This post is full of links and Youtube videos, so please be patient on the loading. I assure you it is worth it!

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Posted by on Dec 23, 2014 | 5 comments

Time And Psychoacoustics

When designing audio we are often thinking of time across a large variety of units: samples, milliseconds, frames, minutes, hours and more. This article is inspired by a conversation I had with Andy Farnell about a year ago at a pub in Edinburgh, right before a sound design symposium, where we discussed about time and the role it plays when it comes to designing audio.

Like most other audio designers out there, I started twiddling the knobs and sliders well before I had an understanding of the underlying DSP. It was eye-opening experience to realise that almost every single DSP effect is related to time. So let’s start looking at a few common DSP tools used in everyday sound design and analyse how time and the precedence effect plays a role, starting from hundreds of milliseconds all the way down to a single sample.

Precedence Effect

The precedence effect is a psychoacoustic effect that sheds light on how we localise and perceive sounds. It has helped us understand how binaural audio works, how we localise sounds in space and also understand reverberation and early reflections. From Wikipedia:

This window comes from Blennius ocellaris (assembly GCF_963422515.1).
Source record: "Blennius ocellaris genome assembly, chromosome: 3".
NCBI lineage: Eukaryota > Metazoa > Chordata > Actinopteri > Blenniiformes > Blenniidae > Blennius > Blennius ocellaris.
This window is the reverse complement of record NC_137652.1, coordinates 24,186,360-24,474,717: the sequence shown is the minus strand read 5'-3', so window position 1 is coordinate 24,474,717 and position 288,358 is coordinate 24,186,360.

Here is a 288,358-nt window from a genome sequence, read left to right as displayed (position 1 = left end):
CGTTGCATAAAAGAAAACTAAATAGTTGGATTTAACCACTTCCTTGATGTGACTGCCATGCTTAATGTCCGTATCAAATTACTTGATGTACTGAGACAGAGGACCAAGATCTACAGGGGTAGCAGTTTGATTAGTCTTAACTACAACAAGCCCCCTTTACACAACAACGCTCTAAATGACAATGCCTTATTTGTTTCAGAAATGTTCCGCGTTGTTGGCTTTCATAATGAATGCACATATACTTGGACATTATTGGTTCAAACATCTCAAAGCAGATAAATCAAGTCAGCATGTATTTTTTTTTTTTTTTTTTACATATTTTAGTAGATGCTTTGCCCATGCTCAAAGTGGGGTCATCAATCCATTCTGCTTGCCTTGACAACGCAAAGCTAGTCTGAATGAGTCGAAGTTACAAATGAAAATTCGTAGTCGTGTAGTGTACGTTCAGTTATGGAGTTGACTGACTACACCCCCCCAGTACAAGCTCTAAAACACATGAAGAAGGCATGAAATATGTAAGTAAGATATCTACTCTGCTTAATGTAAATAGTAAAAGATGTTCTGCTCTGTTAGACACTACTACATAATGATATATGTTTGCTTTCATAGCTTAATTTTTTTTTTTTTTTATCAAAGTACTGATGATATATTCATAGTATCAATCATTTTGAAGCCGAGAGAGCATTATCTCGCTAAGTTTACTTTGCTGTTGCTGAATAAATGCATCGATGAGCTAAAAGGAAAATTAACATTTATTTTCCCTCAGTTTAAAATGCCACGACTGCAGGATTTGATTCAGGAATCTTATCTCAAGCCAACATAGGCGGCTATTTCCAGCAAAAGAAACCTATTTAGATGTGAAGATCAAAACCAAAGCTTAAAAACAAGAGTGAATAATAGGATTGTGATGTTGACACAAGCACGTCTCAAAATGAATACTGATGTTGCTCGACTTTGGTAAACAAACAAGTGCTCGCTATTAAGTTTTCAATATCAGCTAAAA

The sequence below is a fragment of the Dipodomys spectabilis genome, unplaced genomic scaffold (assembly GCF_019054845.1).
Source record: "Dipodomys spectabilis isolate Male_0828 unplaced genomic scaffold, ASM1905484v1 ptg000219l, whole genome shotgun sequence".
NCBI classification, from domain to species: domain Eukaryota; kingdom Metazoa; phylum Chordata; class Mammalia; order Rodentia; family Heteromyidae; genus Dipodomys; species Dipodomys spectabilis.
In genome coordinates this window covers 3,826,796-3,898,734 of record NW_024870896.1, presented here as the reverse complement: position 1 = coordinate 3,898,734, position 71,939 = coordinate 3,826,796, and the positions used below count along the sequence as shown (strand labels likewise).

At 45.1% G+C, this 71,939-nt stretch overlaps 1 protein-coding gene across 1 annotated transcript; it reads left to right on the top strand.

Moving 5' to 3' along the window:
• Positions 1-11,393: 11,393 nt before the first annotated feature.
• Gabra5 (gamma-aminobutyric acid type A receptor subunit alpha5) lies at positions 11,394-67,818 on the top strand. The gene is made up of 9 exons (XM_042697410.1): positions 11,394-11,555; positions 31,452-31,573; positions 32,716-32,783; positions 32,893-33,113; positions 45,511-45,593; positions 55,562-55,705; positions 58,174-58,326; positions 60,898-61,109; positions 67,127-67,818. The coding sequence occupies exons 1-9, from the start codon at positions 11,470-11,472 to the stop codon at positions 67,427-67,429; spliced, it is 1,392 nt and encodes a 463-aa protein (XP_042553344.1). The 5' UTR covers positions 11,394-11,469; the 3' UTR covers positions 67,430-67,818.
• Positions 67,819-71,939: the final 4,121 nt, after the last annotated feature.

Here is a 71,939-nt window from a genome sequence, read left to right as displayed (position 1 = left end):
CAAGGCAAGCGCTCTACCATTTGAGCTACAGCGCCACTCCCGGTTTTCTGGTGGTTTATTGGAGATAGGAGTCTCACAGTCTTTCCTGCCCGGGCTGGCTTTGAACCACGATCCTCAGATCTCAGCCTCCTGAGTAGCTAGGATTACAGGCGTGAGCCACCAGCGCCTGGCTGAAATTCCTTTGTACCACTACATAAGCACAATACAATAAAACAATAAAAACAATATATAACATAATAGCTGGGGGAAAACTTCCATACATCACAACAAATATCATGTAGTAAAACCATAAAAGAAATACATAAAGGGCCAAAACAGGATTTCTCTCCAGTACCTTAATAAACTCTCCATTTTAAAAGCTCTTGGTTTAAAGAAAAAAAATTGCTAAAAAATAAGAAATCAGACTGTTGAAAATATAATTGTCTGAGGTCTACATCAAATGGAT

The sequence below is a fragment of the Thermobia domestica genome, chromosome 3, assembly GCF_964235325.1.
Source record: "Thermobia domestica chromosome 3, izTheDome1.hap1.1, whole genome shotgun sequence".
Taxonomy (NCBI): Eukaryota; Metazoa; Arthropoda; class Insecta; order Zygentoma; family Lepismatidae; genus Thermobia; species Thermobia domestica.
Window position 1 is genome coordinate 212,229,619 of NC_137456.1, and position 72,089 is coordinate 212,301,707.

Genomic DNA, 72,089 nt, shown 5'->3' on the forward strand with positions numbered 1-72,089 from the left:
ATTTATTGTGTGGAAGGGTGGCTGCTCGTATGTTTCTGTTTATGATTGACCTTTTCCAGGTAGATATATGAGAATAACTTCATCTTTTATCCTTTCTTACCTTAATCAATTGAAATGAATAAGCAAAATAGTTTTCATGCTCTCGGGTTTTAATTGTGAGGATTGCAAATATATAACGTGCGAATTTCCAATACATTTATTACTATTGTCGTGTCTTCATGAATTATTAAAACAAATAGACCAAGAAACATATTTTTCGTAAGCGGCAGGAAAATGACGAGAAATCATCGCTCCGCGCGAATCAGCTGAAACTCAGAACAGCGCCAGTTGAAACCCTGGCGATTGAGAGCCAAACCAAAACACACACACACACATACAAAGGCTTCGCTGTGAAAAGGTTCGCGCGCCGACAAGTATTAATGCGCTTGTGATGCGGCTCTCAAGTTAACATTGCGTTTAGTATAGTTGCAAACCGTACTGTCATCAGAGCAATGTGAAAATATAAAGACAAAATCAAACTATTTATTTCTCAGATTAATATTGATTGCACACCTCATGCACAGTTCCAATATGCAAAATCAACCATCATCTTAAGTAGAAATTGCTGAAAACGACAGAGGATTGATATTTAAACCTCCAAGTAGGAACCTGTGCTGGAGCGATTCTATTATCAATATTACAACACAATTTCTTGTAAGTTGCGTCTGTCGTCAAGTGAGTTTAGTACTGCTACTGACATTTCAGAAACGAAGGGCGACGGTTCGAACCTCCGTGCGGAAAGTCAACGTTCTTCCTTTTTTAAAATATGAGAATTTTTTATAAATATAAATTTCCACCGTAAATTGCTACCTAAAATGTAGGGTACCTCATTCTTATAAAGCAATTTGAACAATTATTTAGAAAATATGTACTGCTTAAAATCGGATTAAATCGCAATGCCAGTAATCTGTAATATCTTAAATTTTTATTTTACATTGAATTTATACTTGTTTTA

The precedence effect or law of the first wavefront is a binaural psychoacoustic effect. When a sound is followed by another sound separated by a sufficiently short time delay (below the listener’s echo threshold), listeners perceive a single fused auditory image; its  spatial location is dominated by the location of the first-arriving sound (the first wave front). The lagging sound also affects the perceived location. However, its effect is suppressed by the first-arriving sound.

You might be familiar with this effect if you’ve done any sort of music production or mixing. Quite often a sound is hard panned to one of the two stereo speakers and a delayed copy (10-30ms) of the sound is hard panned to the other speaker. Our ears and brain don’t perceive two distinct sounds, but rather an ambient/wide-stereo sound. It is a cool technique for creating a pseudo-stereo effect from a mono audio source.